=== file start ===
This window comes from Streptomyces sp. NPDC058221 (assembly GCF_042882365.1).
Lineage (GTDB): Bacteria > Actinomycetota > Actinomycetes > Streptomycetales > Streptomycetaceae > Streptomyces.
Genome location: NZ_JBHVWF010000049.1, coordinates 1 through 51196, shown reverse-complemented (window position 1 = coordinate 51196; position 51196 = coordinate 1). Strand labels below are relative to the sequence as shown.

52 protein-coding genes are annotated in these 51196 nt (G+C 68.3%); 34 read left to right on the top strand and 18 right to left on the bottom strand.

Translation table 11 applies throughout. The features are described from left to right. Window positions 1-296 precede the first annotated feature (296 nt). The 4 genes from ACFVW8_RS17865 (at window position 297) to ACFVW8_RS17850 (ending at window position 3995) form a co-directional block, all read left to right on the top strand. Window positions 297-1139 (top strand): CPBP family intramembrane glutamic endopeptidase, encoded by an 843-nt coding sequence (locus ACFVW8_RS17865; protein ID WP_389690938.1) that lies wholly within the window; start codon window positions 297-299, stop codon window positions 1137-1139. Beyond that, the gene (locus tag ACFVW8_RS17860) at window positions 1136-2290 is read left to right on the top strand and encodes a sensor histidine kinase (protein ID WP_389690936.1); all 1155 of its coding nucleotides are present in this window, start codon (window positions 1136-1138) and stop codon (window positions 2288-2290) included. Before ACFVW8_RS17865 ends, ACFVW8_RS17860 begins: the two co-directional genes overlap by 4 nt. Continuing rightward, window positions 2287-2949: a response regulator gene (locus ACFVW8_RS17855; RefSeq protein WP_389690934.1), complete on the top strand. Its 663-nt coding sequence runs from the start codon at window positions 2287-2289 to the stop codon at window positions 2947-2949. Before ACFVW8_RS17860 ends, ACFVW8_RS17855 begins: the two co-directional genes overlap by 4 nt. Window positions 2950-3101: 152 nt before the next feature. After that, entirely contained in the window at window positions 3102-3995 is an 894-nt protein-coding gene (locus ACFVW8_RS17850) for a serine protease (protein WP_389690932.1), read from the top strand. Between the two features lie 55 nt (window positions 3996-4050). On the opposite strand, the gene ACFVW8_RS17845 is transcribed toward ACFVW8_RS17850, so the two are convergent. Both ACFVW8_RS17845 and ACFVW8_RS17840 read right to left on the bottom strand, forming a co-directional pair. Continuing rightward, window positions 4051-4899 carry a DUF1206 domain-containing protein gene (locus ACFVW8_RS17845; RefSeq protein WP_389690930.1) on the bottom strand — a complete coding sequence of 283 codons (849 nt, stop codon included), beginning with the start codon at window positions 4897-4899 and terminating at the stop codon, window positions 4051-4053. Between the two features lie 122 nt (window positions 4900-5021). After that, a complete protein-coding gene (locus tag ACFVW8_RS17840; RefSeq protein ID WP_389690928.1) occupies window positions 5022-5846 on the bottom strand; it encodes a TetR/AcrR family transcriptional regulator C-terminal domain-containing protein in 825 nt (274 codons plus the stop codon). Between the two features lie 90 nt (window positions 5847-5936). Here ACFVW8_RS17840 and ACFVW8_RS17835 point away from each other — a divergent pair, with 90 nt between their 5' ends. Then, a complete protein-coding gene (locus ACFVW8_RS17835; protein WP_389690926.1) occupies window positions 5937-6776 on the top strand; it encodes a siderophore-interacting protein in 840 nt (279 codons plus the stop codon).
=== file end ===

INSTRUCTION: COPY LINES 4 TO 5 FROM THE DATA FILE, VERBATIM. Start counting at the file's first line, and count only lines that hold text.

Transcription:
52 protein-coding genes are annotated in these 51196 nt (G+C 68.3%); 34 read left to right on the top strand and 18 right to left on the bottom strand.

Translation table 11 applies throughout. The features are described from left to right. Window positions 1-296 precede the first annotated feature (296 nt). The 4 genes from ACFVW8_RS17865 (at window position 297) to ACFVW8_RS17850 (ending at window position 3995) form a co-directional block, all read left to right on the top strand. Window positions 297-1139 (top strand): CPBP family intramembrane glutamic endopeptidase, encoded by an 843-nt coding sequence (locus ACFVW8_RS17865; protein ID WP_389690938.1) that lies wholly within the window; start codon window positions 297-299, stop codon window positions 1137-1139. Beyond that, the gene (locus tag ACFVW8_RS17860) at window positions 1136-2290 is read left to right on the top strand and encodes a sensor histidine kinase (protein ID WP_389690936.1); all 1155 of its coding nucleotides are present in this window, start codon (window positions 1136-1138) and stop codon (window positions 2288-2290) included. Before ACFVW8_RS17865 ends, ACFVW8_RS17860 begins: the two co-directional genes overlap by 4 nt. Continuing rightward, window positions 2287-2949: a response regulator gene (locus ACFVW8_RS17855; RefSeq protein WP_389690934.1), complete on the top strand. Its 663-nt coding sequence runs from the start codon at window positions 2287-2289 to the stop codon at window positions 2947-2949. Before ACFVW8_RS17860 ends, ACFVW8_RS17855 begins: the two co-directional genes overlap by 4 nt. Window positions 2950-3101: 152 nt before the next feature. After that, entirely contained in the window at window positions 3102-3995 is an 894-nt protein-coding gene (locus ACFVW8_RS17850) for a serine protease (protein WP_389690932.1), read from the top strand. Between the two features lie 55 nt (window positions 3996-4050). On the opposite strand, the gene ACFVW8_RS17845 is transcribed toward ACFVW8_RS17850, so the two are convergent. Both ACFVW8_RS17845 and ACFVW8_RS17840 read right to left on the bottom strand, forming a co-directional pair. Continuing rightward, window positions 4051-4899 carry a DUF1206 domain-containing protein gene (locus ACFVW8_RS17845; RefSeq protein WP_389690930.1) on the bottom strand — a complete coding sequence of 283 codons (849 nt, stop codon included), beginning with the start codon at window positions 4897-4899 and terminating at the stop codon, window positions 4051-4053. Between the two features lie 122 nt (window positions 4900-5021). After that, a complete protein-coding gene (locus tag ACFVW8_RS17840; RefSeq protein ID WP_389690928.1) occupies window positions 5022-5846 on the bottom strand; it encodes a TetR/AcrR family transcriptional regulator C-terminal domain-containing protein in 825 nt (274 codons plus the stop codon). Between the two features lie 90 nt (window positions 5847-5936). Here ACFVW8_RS17840 and ACFVW8_RS17835 point away from each other — a divergent pair, with 90 nt between their 5' ends. Then, a complete protein-coding gene (locus ACFVW8_RS17835; protein WP_389690926.1) occupies window positions 5937-6776 on the top strand; it encodes a siderophore-interacting protein in 840 nt (279 codons plus the stop codon).